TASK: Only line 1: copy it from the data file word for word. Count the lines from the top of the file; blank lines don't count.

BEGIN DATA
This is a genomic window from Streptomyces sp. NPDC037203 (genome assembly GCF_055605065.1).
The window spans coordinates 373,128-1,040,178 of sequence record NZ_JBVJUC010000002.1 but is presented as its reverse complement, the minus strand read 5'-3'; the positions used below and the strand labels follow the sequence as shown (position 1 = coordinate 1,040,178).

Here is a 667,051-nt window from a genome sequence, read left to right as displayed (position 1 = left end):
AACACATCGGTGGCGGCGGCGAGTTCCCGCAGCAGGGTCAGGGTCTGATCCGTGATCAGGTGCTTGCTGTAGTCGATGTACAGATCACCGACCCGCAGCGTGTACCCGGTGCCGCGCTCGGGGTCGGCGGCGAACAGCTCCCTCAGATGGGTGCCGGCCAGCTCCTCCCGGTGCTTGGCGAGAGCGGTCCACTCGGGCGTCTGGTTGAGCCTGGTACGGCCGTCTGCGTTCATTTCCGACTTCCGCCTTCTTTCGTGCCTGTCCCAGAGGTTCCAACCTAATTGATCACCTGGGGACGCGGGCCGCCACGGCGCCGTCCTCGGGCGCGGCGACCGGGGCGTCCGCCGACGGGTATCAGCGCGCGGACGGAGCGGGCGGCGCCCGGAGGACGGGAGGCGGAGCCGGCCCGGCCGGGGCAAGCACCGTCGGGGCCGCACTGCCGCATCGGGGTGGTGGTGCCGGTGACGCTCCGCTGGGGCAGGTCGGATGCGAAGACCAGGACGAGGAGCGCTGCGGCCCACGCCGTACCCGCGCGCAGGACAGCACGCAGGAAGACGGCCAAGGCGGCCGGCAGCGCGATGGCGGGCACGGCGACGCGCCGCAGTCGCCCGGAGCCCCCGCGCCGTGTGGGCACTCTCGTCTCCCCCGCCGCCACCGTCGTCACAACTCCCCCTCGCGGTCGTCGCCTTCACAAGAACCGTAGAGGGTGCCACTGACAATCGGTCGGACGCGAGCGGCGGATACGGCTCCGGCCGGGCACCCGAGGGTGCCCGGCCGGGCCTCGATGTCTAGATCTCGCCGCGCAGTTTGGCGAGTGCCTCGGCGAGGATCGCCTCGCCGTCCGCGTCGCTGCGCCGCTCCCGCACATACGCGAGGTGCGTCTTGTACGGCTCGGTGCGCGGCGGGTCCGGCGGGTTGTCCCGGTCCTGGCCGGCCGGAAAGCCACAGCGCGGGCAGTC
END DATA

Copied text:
This is a genomic window from Streptomyces sp. NPDC037203 (genome assembly GCF_055605065.1).